That phrase, "thy desire shall be unto thy husband" has been sitting in the back of my mind for a while. Those who are looking to find offense against women will say (have said!) that this is God, or organized religion, relegating women to second class. Telling them they must unquestioningly submit to their husband's desires, and that they have no say or power unto themselves. This is so far from what I have been taught in Church and what I have understood from the scriptures! My feelings of late have been more along the lines of what President Kimball described in this April 1978 discourse (a good one on women and the Church!), which echoes a revelation to Joseph Smith recorded in D&C 83:

The scriptures remind us that “Women have claim on their husbands for their maintenance, until their husbands are taken.” (D&C 83:2.) Women also have a claim on their husbands for respect, fidelity, and thoughtfulness for in that subtle, sweet relationship that should obtain between men and women, there is partnership with the priesthood.

I'm sure that this first instruction to Adam and Eve with regards to the mortal world was meant to help them (an us; remember this was recorded by Moses to be instructional to future generations) navigate it as a team. To remain one, as they had been commanded. And that required some division of labor. Eve is told that childbearing is going to be really hard. Her desire was going to be unto her husband. But unto her husband what? For one, I think that he desire was going to be a guide unto her husband. He needed to provide for her needs and wants. To care for her. To be her protector and aid, especially when she was in the vulnerable state of bearing, nursing, and rearing children. I think it is also a reminder to support, sustain, and respect her husband in that providing role, since his job isn't easy either, as his family's sustenance depends on "the sweat of his brow." It may be a reminder for Eve to not try to run the show and do everything, but to let her husband provide and preside as he should. It is a reminder to both that they need each other. It is good counsel. It is counsel I need a lot of the time.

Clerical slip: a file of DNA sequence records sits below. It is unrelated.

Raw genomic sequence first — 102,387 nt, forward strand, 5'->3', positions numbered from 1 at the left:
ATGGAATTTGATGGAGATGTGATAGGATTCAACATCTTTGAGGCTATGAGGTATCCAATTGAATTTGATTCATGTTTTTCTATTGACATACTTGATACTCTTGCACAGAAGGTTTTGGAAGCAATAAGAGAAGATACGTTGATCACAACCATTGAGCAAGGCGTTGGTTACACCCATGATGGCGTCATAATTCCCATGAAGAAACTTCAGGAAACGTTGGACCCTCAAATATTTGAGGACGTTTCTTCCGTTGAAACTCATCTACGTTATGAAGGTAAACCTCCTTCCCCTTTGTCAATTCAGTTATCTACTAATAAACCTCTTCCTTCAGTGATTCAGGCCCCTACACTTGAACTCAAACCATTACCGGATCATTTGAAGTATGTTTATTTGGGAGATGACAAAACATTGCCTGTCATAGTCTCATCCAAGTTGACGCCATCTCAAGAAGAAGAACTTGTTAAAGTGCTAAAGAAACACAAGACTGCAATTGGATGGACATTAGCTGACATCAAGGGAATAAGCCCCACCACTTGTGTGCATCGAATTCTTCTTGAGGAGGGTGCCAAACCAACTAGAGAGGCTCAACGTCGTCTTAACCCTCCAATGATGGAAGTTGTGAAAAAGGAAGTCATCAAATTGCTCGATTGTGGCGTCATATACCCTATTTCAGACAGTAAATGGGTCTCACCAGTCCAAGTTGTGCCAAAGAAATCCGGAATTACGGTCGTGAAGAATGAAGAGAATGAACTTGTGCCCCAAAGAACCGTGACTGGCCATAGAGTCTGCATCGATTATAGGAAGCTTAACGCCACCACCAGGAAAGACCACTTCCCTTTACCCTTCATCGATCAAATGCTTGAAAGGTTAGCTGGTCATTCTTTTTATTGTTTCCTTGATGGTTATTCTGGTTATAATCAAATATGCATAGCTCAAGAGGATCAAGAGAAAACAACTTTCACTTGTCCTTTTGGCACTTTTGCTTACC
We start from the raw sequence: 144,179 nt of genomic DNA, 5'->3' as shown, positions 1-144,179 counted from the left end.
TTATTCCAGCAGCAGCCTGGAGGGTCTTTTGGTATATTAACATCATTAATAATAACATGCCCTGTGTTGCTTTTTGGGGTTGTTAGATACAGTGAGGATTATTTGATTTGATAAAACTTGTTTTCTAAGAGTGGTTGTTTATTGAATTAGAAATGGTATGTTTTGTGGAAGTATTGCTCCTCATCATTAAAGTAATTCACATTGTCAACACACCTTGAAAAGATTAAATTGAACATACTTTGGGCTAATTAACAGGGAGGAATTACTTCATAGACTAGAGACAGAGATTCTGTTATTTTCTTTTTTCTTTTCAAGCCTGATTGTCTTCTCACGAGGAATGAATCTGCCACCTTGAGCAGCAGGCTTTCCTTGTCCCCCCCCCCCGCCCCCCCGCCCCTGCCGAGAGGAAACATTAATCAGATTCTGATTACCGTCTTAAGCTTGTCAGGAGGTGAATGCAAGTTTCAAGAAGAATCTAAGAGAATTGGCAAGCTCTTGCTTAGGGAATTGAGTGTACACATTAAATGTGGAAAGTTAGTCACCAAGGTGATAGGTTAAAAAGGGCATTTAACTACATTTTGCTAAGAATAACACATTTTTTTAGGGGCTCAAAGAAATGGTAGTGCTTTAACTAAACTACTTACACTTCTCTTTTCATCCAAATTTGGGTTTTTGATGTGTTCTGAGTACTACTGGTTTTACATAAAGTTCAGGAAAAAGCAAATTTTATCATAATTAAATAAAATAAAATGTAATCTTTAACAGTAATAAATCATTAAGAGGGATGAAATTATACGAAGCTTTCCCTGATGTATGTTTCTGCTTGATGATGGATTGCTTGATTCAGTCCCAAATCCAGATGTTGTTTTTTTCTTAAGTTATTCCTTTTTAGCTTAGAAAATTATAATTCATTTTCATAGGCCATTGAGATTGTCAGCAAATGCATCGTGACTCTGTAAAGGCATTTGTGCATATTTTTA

In the end, I suppose my sentiment is this: if you are looking for offense, you will find it. If you are looking to feel oppressed or discriminated or put down, you will find those feelings as well. But if you are looking for our Father, to know His nature, His will, and His doctrine, that is what you will find. It may not always look like what you want to hear, but in the end it will take you where you want to be.

Tuesday, December 11, 2012

"Latter-day Saint Dating"

I found this handout in with all of my old institute stuff that I have been slowly cleaning out. It doesn't have any source or reference information, but it was kind of funny to skim through.

Latter-day Saint Dating

  1. Go where you can meet people in a wholesome atmosphere.
  2. Help others get acquainted. Set people up. Where appropriate, be a matchmaker.
  3. Date people who honor the Covenant.
  4. Date with the spirit of inspiration and revelation.
  5. Don't kiss someone on Saturday and act like you never met them on Sunday.
  6. Do original and fun dates rather than just go to the movies.
  7. Realize that the amount of money spent doesn't make for a good date.
  8. Dress modestly.
  9. Double and triple date--include others.
  10. Don't share your past worldliness.